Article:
How I like to personally and as a coach prescribe the zones for these workouts may depend on a number of factors. 

If we’re 15-20 weeks out from the goal race and coming off a period of rest, you’re simply not going to be as fast as you would be 1-2 months out from the race. During times like these our workouts will likely be shorter and quicker and not quite as race specific as doing 3-10 miles at or near marathon goal pace (for example). So early on in a training campaign I like to still stick with perceived exertion for workouts of 30-90sec hill reps or 1:00-3:00 surges. Our speed is down, but most importantly, the speed does not matter at this time! We’re simply using these workouts as a means to prepare for the more important work to come. 

And when that time does come, it’s nice to do longer workouts such as 1k or 1 mile repeats or 3-10 mile tempo runs with goal paces in mind. 

I like having my clients do a short race or time trial every 4-6 weeks to get a fitness benchmark but also to give us an idea of what you should be running these workouts in. For example, if you can run a 10k race at a speed of 7:00 / mile, we can have an idea of what your workout goal paces will be. And for these longer workouts it’s nice to see and have a goal speed for them and not always estimate based on how you’re feeling.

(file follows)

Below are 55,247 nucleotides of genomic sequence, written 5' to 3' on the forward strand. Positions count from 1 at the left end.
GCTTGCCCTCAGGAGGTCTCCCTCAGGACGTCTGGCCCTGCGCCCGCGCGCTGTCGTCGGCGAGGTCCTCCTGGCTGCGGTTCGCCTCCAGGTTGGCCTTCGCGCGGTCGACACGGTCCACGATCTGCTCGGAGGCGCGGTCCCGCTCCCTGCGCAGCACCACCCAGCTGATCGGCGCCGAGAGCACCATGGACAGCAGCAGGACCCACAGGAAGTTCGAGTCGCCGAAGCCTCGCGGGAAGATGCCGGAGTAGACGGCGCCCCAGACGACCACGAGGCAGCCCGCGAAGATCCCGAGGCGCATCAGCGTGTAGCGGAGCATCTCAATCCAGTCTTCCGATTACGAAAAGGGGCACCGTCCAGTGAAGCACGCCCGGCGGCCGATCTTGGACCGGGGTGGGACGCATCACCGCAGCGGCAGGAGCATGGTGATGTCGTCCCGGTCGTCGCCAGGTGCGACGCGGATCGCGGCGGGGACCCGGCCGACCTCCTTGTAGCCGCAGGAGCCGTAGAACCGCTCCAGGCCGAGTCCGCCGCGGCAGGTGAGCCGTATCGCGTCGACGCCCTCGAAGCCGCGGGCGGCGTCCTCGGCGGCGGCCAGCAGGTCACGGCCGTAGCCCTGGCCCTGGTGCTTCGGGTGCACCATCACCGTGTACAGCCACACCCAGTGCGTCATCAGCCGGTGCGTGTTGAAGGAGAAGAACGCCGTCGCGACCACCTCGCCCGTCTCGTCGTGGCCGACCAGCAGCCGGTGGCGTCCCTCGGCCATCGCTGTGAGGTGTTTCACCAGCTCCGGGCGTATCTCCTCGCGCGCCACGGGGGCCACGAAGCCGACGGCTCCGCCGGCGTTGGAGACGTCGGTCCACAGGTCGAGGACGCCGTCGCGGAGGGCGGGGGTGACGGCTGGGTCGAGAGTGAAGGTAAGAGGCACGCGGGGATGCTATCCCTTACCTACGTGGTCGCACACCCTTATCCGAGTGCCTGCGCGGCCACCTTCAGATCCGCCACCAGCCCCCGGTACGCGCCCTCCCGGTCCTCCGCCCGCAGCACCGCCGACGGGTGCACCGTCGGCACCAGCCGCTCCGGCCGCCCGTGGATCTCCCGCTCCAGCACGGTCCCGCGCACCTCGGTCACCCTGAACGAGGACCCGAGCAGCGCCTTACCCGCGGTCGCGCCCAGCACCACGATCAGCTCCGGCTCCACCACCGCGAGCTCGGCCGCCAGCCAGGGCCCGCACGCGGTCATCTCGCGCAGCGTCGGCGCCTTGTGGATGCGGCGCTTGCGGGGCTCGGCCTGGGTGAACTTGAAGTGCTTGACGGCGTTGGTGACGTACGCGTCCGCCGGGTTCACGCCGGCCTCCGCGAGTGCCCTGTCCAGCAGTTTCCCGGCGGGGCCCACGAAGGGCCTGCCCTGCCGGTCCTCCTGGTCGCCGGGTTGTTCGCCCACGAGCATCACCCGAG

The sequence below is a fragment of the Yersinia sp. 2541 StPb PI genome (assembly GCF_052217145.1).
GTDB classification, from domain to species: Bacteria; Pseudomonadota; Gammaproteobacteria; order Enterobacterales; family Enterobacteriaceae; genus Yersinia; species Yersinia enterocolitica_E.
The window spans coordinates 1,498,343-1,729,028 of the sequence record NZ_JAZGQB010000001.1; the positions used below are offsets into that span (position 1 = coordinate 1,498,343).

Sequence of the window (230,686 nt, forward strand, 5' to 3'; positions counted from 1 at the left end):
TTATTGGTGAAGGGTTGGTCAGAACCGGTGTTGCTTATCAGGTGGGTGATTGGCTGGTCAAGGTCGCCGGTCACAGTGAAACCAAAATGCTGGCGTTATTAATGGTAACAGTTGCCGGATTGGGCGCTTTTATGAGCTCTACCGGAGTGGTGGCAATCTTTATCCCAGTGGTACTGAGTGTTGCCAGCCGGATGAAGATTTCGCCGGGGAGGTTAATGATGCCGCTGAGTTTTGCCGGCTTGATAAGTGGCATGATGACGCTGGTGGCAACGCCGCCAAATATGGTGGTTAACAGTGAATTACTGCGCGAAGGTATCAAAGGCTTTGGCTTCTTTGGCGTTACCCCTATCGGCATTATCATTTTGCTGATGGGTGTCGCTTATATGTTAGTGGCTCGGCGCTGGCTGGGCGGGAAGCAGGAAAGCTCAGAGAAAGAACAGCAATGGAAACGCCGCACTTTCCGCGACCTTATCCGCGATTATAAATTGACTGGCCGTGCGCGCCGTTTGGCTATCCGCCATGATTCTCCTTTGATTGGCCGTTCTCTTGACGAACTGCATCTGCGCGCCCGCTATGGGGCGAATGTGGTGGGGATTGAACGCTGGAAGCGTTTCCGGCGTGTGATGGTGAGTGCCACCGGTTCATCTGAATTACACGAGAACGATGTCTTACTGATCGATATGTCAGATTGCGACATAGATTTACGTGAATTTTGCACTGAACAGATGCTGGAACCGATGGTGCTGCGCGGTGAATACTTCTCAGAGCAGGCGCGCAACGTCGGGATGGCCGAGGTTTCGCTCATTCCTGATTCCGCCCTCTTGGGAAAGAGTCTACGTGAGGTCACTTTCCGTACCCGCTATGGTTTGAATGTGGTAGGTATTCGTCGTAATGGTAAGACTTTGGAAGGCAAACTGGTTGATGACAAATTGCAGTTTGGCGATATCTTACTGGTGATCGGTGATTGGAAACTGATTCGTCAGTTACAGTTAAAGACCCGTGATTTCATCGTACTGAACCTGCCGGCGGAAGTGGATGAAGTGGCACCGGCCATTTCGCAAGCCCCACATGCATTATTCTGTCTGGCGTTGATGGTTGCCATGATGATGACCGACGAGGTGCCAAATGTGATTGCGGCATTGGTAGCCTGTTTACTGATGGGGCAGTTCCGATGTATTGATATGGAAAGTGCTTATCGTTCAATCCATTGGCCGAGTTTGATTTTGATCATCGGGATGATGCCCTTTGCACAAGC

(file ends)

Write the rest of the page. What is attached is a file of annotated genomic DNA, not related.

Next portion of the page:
But wait, there’s more!

We can dive into this more in depth but that’s outside the purview of our time together today. 

But as a coach part of my job is filtering out what my clients don’t need to know, and it’s likely that you don’t need to know about VDOT, figuring out your max heart rate at this time, etc. 

If you’re ready to have a teammate to chat about things like this with and figure out what method is best for you to use, and when, then I can help you along that path. You just need to take the first step forward by filling out the contact form at

– Coach Kyle